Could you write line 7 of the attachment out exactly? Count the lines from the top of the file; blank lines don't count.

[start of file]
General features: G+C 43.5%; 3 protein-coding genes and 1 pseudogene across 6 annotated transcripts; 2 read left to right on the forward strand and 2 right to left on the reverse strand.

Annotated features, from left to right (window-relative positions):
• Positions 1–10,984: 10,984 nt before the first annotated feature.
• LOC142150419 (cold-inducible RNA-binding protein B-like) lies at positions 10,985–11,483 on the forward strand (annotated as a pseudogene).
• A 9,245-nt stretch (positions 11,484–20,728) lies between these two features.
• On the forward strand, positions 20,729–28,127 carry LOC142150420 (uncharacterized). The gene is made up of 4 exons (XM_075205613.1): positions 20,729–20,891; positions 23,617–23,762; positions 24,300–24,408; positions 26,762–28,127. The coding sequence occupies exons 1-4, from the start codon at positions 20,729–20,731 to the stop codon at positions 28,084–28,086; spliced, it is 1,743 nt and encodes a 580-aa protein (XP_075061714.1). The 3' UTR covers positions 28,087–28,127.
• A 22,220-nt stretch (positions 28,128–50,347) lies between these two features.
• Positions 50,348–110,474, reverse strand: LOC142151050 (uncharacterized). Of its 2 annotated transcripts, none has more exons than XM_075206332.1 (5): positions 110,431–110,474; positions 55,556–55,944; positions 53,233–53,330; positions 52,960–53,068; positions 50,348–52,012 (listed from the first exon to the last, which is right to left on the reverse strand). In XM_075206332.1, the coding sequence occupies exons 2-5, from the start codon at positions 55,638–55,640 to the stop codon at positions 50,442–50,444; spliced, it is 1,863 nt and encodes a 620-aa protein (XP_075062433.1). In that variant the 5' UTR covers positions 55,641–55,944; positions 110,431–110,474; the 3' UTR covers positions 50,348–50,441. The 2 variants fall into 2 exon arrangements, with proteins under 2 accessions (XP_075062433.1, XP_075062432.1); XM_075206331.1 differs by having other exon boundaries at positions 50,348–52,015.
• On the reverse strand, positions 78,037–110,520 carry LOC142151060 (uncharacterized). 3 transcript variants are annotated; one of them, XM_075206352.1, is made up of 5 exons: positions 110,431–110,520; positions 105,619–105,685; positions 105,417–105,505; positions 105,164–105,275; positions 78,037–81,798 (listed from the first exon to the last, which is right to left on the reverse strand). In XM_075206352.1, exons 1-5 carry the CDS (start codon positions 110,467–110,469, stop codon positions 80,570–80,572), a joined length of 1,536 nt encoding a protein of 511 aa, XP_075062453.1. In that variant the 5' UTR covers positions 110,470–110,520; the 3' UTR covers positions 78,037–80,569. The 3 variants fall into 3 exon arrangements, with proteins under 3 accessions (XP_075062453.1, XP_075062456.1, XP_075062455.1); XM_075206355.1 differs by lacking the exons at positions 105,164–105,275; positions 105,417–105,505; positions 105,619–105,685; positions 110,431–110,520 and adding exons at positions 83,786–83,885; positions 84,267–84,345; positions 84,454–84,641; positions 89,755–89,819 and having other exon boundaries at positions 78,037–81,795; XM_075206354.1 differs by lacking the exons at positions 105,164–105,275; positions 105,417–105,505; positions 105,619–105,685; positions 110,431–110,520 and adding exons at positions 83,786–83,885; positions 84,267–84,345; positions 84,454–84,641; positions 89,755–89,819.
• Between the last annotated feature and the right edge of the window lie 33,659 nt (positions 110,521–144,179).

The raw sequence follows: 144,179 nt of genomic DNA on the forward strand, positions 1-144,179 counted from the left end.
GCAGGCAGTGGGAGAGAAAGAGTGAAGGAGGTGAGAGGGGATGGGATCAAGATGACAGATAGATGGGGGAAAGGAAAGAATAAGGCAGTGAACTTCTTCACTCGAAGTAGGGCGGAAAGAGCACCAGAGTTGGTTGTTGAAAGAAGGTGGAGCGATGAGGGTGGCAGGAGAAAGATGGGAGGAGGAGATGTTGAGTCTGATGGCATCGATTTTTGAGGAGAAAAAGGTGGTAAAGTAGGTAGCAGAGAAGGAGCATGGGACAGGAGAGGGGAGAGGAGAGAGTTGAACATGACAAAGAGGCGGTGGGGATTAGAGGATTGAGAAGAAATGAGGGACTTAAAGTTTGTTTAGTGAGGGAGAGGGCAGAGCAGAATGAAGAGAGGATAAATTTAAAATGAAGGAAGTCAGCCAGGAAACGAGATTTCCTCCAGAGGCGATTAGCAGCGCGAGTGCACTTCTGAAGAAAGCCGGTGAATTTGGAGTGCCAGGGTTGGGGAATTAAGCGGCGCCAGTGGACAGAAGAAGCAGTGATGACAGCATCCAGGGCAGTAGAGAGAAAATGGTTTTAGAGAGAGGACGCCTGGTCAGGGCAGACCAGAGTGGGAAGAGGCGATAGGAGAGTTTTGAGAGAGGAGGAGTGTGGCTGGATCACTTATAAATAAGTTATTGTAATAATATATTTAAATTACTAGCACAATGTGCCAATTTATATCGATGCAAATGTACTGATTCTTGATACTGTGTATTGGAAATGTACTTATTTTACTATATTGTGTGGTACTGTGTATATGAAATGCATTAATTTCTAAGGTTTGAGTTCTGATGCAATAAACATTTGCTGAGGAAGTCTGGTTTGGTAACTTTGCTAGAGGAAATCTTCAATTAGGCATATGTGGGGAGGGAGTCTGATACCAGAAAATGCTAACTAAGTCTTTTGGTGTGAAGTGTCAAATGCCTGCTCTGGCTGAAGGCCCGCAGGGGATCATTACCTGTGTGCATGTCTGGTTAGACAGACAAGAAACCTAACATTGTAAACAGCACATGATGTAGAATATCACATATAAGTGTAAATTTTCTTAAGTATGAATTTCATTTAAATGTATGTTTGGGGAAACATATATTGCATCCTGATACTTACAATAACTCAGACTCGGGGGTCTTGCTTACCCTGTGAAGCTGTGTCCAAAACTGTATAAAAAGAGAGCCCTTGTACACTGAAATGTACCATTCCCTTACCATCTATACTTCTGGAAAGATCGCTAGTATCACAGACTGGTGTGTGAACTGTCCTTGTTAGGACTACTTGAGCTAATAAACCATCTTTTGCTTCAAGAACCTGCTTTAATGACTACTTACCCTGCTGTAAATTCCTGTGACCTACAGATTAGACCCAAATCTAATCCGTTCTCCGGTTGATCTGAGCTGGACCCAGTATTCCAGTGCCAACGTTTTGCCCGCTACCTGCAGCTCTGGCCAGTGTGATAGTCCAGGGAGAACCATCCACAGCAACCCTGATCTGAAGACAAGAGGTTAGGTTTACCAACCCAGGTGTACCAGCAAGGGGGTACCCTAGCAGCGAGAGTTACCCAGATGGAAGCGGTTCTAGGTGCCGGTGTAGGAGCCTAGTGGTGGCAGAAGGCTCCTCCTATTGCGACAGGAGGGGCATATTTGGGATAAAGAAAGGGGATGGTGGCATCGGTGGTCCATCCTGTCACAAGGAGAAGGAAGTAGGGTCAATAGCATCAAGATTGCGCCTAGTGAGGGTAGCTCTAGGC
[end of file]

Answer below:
• A 22,220-nt stretch (positions 28,128–50,347) lies between these two features.